Wine sales in the Republic remained below pre-pandemic levels last year as per capita consumption continued to fall in line with a general trend towards more moderate drinking.
The drink’s share of the total alcoholic beverage market also declined by 8.9 per cent in 2022 from 2021, according to new figures from employer lobby group Ibec’s Drinks Ireland division, and 17 per cent from 2020 at the height of the Covid lockdown period when pubs were closed and in-home wine consumption surged.
In its Wine Market Report 2022, the group said sales of wine – Ireland’s second favourite alcoholic beverage after beer – “showed no real change” compared with 2021 but remained 3 per cent lower than pre-Covid levels. “We are continuing to witness an overall shift in consumption trends, with Ireland moving to a more balanced and moderate approach to drinking,” said Drinks Ireland director Cormac Healy in a statement.
White wine remains the most popular favourite category, accounting for 48 per cent of the total market, followed by red wine with 45 per cent and rosé with a slightly smaller share than 2021 at 6 per cent.
Chilean wine remains the most popular wine with 24.7 per cent of the market share, followed by Spanish, Australian and French wines.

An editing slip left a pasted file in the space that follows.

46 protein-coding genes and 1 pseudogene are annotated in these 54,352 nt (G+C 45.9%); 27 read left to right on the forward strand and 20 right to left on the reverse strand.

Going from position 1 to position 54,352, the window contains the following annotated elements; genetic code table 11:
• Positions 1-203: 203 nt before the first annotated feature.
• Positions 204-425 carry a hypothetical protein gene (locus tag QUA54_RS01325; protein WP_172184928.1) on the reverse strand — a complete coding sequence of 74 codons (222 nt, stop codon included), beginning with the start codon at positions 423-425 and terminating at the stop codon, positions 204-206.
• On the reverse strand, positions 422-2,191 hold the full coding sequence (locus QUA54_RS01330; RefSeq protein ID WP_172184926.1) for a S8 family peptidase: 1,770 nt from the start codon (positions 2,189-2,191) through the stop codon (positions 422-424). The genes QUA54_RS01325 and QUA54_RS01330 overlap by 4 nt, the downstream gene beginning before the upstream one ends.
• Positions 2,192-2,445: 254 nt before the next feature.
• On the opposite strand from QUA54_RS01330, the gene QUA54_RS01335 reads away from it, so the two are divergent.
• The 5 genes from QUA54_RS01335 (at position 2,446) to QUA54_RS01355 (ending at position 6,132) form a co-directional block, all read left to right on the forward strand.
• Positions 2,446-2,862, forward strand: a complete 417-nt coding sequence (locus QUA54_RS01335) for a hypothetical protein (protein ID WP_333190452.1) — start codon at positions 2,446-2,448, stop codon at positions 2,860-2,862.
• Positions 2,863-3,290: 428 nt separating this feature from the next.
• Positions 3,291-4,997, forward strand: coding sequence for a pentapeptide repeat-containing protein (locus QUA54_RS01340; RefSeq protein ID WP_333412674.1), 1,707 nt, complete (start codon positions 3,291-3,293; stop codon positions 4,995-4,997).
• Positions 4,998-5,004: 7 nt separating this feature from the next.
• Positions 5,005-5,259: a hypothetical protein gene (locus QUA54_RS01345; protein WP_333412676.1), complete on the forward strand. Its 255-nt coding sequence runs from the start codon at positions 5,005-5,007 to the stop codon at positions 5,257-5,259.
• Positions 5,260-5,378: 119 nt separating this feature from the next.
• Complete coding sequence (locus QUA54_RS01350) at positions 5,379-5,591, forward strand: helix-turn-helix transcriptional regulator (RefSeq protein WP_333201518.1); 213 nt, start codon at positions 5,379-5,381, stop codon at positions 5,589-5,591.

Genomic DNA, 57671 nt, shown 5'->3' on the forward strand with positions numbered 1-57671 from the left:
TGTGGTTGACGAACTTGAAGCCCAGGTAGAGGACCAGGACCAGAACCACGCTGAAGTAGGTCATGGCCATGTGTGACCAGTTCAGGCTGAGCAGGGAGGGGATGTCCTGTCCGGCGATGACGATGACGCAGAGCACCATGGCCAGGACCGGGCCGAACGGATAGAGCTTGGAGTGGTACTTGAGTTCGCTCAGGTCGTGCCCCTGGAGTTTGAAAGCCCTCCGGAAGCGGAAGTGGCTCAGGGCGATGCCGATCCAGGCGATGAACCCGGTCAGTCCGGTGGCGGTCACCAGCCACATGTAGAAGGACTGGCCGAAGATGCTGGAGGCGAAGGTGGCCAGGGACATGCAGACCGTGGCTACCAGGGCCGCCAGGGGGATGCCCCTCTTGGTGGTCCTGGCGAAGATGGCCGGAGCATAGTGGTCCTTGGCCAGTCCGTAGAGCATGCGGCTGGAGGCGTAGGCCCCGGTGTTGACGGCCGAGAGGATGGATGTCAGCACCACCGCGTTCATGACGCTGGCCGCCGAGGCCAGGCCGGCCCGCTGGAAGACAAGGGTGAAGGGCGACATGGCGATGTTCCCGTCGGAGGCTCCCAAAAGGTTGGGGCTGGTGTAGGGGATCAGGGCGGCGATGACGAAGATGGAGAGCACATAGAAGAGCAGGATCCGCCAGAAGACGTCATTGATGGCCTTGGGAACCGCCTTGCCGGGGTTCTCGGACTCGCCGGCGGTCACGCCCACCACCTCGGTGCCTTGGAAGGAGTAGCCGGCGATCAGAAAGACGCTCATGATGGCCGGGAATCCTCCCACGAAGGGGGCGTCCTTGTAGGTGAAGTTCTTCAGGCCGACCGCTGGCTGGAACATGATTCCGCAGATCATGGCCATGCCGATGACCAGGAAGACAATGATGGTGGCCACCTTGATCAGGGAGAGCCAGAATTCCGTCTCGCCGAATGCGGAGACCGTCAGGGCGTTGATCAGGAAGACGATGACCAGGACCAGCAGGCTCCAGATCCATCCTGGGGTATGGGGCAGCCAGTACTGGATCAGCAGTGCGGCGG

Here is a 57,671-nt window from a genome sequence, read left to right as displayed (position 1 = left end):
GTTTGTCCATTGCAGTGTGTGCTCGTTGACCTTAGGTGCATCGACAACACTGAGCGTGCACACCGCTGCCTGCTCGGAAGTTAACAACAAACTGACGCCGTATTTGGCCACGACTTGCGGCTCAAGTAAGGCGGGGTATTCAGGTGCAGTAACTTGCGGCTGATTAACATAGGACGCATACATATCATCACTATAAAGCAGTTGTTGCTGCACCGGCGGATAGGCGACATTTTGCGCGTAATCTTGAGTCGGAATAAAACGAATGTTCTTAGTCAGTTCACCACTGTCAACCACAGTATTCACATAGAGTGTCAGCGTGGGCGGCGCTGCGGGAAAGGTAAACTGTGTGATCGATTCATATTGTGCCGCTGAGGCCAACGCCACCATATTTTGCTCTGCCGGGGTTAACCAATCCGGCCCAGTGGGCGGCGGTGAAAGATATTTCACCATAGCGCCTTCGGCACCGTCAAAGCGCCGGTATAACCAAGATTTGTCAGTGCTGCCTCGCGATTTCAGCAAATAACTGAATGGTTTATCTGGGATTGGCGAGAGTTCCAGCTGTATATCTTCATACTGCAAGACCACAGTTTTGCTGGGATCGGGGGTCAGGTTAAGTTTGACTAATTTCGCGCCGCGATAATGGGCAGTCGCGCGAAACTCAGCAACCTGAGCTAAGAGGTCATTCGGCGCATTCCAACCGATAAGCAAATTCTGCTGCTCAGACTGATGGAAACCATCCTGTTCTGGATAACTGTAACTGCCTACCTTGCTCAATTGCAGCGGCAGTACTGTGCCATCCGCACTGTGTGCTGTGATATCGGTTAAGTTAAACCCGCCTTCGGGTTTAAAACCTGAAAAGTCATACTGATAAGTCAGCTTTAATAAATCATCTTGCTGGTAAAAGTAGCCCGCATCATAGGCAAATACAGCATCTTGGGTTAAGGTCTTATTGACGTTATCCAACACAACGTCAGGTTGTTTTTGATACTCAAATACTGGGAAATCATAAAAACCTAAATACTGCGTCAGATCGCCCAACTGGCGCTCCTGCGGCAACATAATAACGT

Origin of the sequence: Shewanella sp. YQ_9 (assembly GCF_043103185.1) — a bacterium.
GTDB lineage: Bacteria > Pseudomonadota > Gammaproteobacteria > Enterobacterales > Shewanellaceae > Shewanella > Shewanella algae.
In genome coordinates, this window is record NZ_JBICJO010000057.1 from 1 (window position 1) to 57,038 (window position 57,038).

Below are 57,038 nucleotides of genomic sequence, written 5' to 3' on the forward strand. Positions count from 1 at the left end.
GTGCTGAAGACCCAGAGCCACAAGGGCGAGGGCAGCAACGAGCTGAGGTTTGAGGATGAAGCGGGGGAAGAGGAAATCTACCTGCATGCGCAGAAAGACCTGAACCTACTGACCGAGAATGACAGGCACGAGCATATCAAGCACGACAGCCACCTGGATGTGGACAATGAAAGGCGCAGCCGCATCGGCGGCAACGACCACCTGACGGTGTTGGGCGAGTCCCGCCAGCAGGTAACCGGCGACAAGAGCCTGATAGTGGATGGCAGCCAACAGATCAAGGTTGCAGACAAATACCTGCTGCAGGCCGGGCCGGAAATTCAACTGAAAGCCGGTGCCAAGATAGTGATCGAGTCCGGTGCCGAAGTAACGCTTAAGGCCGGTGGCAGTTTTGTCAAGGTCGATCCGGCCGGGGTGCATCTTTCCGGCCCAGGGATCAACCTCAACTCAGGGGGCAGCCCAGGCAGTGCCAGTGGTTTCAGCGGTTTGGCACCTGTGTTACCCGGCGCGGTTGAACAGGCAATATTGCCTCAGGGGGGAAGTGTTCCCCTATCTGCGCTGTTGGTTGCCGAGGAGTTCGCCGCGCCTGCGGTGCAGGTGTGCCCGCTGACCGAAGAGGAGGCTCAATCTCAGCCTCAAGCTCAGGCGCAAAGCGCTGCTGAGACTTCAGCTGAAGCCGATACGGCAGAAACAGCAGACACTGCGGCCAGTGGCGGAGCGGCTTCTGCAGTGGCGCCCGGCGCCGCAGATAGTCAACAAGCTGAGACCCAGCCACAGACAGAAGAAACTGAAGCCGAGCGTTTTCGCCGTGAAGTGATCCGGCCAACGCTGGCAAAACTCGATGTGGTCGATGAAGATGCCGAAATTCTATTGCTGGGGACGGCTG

“Today’s report shows a resilient wine category, one with conscious and mindful consumers who relish in the substantial choice of high quality products the category has to offer,” said Mr Healy. “It is, therefore, disappointing that Irish consumers continue to pay disproportionally high levels of excise duty.”
Drinks Ireland has called for a 15 per cent decrease in alcohol duty over the next two budgets.
However, taxes on alcohol and cigarettes are likely to remain untouched when Budget 2024 is unveiled next month. Senior Government figures told The Irish Times in August they did not think it was the time to increase excise on the so-called “old reliables” of alcohol or cigarettes amid concerns about increasing the burden on consumers. However, a cut in alcohol duty is also considered unlikely despite repeated calls from the drinks industry.